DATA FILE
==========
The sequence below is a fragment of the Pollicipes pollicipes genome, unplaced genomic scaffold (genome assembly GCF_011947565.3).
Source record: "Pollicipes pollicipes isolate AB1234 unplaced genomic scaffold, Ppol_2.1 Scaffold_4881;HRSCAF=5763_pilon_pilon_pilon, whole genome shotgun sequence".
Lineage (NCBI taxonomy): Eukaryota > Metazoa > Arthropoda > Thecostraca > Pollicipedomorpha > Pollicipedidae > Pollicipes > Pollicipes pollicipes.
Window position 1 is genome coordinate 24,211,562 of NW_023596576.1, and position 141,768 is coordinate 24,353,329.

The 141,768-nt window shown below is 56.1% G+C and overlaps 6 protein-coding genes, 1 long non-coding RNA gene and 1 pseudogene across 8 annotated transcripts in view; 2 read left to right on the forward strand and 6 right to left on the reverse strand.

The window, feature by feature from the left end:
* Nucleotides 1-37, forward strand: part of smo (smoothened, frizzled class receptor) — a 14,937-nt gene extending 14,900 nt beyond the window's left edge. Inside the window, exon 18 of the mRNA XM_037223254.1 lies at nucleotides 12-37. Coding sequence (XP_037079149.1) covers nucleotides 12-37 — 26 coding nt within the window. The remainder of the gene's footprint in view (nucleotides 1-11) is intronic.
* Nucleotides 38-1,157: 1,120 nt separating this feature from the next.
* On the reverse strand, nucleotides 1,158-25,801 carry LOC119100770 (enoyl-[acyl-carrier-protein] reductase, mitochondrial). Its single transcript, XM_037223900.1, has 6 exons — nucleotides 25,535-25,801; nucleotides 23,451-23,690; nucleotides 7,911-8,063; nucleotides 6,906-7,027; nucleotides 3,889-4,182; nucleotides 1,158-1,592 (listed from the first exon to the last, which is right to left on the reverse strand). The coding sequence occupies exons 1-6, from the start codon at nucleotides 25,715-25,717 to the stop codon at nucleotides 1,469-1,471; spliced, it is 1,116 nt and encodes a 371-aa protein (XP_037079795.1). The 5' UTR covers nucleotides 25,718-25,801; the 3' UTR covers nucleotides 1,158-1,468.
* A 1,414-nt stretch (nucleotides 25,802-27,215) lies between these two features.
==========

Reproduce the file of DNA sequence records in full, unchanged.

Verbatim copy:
The sequence below is a fragment of the Pollicipes pollicipes genome, unplaced genomic scaffold (genome assembly GCF_011947565.3).
Source record: "Pollicipes pollicipes isolate AB1234 unplaced genomic scaffold, Ppol_2.1 Scaffold_4881;HRSCAF=5763_pilon_pilon_pilon, whole genome shotgun sequence".
Lineage (NCBI taxonomy): Eukaryota > Metazoa > Arthropoda > Thecostraca > Pollicipedomorpha > Pollicipedidae > Pollicipes > Pollicipes pollicipes.
Window position 1 is genome coordinate 24,211,562 of NW_023596576.1, and position 141,768 is coordinate 24,353,329.

The 141,768-nt window shown below is 56.1% G+C and overlaps 6 protein-coding genes, 1 long non-coding RNA gene and 1 pseudogene across 8 annotated transcripts in view; 2 read left to right on the forward strand and 6 right to left on the reverse strand.

The window, feature by feature from the left end:
* Nucleotides 1-37, forward strand: part of smo (smoothened, frizzled class receptor) — a 14,937-nt gene extending 14,900 nt beyond the window's left edge. Inside the window, exon 18 of the mRNA XM_037223254.1 lies at nucleotides 12-37. Coding sequence (XP_037079149.1) covers nucleotides 12-37 — 26 coding nt within the window. The remainder of the gene's footprint in view (nucleotides 1-11) is intronic.
* Nucleotides 38-1,157: 1,120 nt separating this feature from the next.
* On the reverse strand, nucleotides 1,158-25,801 carry LOC119100770 (enoyl-[acyl-carrier-protein] reductase, mitochondrial). Its single transcript, XM_037223900.1, has 6 exons — nucleotides 25,535-25,801; nucleotides 23,451-23,690; nucleotides 7,911-8,063; nucleotides 6,906-7,027; nucleotides 3,889-4,182; nucleotides 1,158-1,592 (listed from the first exon to the last, which is right to left on the reverse strand). The coding sequence occupies exons 1-6, from the start codon at nucleotides 25,715-25,717 to the stop codon at nucleotides 1,469-1,471; spliced, it is 1,116 nt and encodes a 371-aa protein (XP_037079795.1). The 5' UTR covers nucleotides 25,718-25,801; the 3' UTR covers nucleotides 1,158-1,468.
* A 1,414-nt stretch (nucleotides 25,802-27,215) lies between these two features.